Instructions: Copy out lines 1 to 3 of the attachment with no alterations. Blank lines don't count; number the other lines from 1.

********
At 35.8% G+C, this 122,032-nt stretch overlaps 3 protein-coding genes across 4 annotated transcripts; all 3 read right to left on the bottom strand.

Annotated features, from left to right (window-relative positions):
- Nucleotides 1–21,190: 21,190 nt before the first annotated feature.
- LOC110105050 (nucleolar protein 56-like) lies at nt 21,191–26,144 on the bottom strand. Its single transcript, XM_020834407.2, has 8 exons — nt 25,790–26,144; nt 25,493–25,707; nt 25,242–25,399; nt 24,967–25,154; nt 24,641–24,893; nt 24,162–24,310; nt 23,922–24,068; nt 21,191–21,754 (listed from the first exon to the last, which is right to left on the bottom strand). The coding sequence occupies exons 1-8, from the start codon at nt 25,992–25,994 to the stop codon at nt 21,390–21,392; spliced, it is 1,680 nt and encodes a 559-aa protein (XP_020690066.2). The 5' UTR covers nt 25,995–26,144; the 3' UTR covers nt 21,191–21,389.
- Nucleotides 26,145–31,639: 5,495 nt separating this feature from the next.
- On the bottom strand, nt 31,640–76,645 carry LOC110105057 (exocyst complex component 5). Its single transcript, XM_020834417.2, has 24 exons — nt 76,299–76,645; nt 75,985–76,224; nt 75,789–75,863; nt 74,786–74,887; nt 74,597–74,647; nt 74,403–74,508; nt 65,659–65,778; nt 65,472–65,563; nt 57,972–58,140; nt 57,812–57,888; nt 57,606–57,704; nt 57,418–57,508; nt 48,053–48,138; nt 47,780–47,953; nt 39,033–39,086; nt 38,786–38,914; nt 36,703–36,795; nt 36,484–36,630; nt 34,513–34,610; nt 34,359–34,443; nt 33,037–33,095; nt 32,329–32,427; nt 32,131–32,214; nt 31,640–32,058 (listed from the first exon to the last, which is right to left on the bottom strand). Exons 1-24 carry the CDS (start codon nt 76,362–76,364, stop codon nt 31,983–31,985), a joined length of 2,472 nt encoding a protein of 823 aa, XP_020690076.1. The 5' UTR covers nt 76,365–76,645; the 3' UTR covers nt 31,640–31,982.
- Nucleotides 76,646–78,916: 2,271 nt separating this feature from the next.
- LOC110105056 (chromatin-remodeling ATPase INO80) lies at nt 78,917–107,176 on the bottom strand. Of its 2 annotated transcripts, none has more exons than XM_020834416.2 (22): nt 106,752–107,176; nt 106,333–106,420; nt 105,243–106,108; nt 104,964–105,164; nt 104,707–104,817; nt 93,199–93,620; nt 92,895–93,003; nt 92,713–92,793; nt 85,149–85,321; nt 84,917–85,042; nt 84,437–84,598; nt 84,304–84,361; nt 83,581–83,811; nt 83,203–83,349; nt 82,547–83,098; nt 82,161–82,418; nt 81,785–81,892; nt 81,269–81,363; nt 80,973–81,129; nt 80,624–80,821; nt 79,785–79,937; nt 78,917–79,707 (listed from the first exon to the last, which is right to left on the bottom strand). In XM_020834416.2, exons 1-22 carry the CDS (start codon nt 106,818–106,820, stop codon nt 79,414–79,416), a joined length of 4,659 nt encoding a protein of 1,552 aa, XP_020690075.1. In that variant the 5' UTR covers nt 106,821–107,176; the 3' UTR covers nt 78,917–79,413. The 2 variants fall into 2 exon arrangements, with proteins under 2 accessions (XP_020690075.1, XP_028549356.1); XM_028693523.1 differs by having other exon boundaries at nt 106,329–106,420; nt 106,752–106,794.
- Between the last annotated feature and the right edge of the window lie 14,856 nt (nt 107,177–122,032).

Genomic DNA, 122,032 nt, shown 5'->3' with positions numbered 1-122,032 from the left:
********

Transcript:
At 35.8% G+C, this 122,032-nt stretch overlaps 3 protein-coding genes across 4 annotated transcripts; all 3 read right to left on the bottom strand.

Annotated features, from left to right (window-relative positions):
- Nucleotides 1–21,190: 21,190 nt before the first annotated feature.